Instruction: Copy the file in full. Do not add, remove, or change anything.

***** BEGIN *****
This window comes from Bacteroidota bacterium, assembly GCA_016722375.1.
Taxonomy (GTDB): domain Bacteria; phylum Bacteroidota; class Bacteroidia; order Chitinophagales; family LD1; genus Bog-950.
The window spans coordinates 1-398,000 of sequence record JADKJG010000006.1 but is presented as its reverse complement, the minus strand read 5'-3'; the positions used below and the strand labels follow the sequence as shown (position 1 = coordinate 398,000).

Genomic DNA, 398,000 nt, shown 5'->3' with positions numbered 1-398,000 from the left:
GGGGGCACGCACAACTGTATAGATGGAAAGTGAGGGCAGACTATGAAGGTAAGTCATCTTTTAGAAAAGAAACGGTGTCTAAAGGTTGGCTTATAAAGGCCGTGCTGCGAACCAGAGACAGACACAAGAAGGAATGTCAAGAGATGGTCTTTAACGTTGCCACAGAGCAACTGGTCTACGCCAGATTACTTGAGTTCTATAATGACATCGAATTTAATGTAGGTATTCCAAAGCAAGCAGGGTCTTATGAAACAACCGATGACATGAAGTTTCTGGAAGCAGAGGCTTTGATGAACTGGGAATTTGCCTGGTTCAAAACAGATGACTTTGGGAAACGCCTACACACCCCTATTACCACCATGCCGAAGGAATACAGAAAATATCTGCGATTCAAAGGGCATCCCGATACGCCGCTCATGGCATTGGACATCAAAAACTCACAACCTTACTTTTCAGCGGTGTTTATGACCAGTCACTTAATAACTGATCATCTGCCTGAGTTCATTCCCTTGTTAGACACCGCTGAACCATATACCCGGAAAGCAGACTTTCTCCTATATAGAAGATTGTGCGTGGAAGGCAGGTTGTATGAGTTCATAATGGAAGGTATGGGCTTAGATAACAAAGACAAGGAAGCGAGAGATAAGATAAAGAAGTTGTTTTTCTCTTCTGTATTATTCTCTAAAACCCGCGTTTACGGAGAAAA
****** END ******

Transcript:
This window comes from Bacteroidota bacterium, assembly GCA_016722375.1.
Taxonomy (GTDB): domain Bacteria; phylum Bacteroidota; class Bacteroidia; order Chitinophagales; family LD1; genus Bog-950.
The window spans coordinates 1-398,000 of sequence record JADKJG010000006.1 but is presented as its reverse complement, the minus strand read 5'-3'; the positions used below and the strand labels follow the sequence as shown (position 1 = coordinate 398,000).

Genomic DNA, 398,000 nt, shown 5'->3' with positions numbered 1-398,000 from the left:
GGGGGCACGCACAACTGTATAGATGGAAAGTGAGGGCAGACTATGAAGGTAAGTCATCTTTTAGAAAAGAAACGGTGTCTAAAGGTTGGCTTATAAAGGCCGTGCTGCGAACCAGAGACAGACACAAGAAGGAATGTCAAGAGATGGTCTTTAACGTTGCCACAGAGCAACTGGTCTACGCCAGATTACTTGAGTTCTATAATGACATCGAATTTAATGTAGGTATTCCAAAGCAAGCAGGGTCTTATGAAACAACCGATGACATGAAGTTTCTGGAAGCAGAGGCTTTGATGAACTGGGAATTTGCCTGGTTCAAAACAGATGACTTTGGGAAACGCCTACACACCCCTATTACCACCATGCCGAAGGAATACAGAAAATATCTGCGATTCAAAGGGCATCCCGATACGCCGCTCATGGCATTGGACATCAAAAACTCACAACCTTACTTTTCAGCGGTGTTTATGACCAGTCACTTAATAACTGATCATCTGCCTGAGTTCATTCCCTTGTTAGACACCGCTGAACCATATACCCGGAAAGCAGACTTTCTCCTATATAGAAGATTGTGCGTGGAAGGCAGGTTGTATGAGTTCATAATGGAAGGTATGGGCTTAGATAACAAAGACAAGGAAGCGAGAGATAAGATAAAGAAGTTGTTTTTCTCTTCTGTATTATTCTCTAAAACCCGCGTTTACGGAGAAAA